Weaver syndrome, first described in 1974, is characterized by tall stature, a typical facial appearance, and variable intellectual disability. In 2011, mutations in the histone methyltransferase, EZH2, were shown to cause Weaver syndrome. To date, we have identified 48 individuals with EZH2 mutations. The mutations were primarily missense mutations occurring throughout the gene, with some clustering in the SET domain (12/48). Truncating mutations were uncommon (4/48) and only identified in the final exon, after the SET domain. Through analyses of clinical data and facial photographs of EZH2 mutation-positive individuals, we have shown that the facial features can be subtle and the clinical diagnosis of Weaver syndrome is thus challenging, especially in older individuals. However, tall stature is very common, reported in >90% of affected individuals. Intellectual disability is also common, present in ~80%, but is highly variable and frequently mild. Additional clinical features which may help in stratifying individuals to EZH2 mutation testing include camptodactyly, soft, doughy skin, umbilical hernia, and a low, hoarse cry. Considerable phenotypic overlap between Sotos and Weaver syndromes is also evident. The identification of an EZH2 mutation can therefore provide an objective means of confirming a subtle presentation of Weaver syndrome and/or distinguishing Weaver and Sotos syndromes. As mutation testing becomes increasingly accessible and larger numbers of EZH2 mutation-positive individuals are identified, knowledge of the clinical spectrum and prognostic implications of EZH2 mutations should improve.

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More information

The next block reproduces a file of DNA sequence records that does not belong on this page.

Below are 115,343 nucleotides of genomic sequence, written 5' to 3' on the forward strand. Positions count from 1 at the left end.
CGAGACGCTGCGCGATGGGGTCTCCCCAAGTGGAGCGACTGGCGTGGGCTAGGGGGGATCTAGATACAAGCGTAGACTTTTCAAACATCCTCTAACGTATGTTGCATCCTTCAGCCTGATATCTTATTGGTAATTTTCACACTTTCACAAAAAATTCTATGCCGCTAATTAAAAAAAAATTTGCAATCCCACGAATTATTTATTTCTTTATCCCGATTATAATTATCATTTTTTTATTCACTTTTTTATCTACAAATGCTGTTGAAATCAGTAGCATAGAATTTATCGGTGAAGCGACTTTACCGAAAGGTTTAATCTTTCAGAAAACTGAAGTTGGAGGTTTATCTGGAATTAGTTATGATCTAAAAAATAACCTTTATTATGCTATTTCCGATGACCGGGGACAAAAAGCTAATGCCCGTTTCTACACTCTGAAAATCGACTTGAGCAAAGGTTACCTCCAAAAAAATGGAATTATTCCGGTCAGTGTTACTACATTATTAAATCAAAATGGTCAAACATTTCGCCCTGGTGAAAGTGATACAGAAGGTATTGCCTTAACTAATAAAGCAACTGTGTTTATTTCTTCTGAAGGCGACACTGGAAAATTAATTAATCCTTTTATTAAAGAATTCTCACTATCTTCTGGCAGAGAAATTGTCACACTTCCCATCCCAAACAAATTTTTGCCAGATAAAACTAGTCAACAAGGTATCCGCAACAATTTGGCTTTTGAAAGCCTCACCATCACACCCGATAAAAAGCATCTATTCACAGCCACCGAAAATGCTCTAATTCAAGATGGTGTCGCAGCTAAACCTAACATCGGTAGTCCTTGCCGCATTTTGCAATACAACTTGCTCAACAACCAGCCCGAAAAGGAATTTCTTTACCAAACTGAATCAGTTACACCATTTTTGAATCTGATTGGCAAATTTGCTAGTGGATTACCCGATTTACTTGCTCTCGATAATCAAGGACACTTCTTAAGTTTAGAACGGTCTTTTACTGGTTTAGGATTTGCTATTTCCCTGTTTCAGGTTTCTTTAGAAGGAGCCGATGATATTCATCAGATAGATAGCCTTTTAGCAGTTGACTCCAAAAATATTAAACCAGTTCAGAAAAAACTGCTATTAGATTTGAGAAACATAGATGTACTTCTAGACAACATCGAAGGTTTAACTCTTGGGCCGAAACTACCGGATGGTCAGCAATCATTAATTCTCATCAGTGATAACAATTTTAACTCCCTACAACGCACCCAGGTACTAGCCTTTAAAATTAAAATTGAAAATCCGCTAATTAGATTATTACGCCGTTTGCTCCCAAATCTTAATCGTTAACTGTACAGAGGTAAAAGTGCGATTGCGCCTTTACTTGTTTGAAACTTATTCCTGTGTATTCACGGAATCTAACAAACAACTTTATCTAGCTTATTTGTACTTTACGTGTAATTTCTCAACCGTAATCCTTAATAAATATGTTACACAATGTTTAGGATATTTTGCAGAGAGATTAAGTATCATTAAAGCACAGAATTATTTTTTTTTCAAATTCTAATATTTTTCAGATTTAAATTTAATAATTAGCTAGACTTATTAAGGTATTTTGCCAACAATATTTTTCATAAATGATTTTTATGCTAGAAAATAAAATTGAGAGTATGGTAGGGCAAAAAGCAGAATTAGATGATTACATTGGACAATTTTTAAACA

e-pub ahead of print date: 6 November 2013
Published date: December 2013
Keywords: ezh2, weaver syndrome, histone methyl transferases
Organisations: Human Development & Health

Identifiers

Local EPrints ID: 359986
URI: http://eprints.soton.ac.uk/id/eprint/359986
ISSN: 1552-4825
PURE UUID: acf804af-3452-46fd-b192-019512733d38
ORCID for I. Karen Temple: ORCID iD orcid.org/0000-0002-6045-1781

Catalogue record

Date deposited: 19 Nov 2013 16:12
Last modified: 09 Jan 2022 02:58

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Contributors

Author: Katrina Tatton-Brown
Author: Anne Murray
Author: Sandra Hanks
Author: Jenny Douglas
Author: Ruth Armstrong
Author: Siddharth Banka
Author: Lynne M. Bird
Author: Carol L. Clericuzio
Author: Valerie Cormier-Daire
Author: Tom Cushing
Author: Frances Flinter
Author: Marie-Line Jacquemont
Author: Shelagh Joss
Author: Esther Kinning
Author: Sally Ann Lynch
Author: Alex Magee
Author: Vivienne McConnell
Author: Ana Medeira
Author: Keiichi Ozono
Author: Michael Patton
Author: Julia Rankin
Author: Debbie Shears
Author: Marleen Simon
Author: Miranda Splitt
Author: Volker Strenger
Author: Kyra Stuurman
Author: Clare Taylor
Author: Hannah Titheradge
Author: Lionel Van Maldergem
Author: I. Karen Temple ORCID iD
Author: Trevor Cole
Author: Sheila Seal
Author: Nazneen Rahman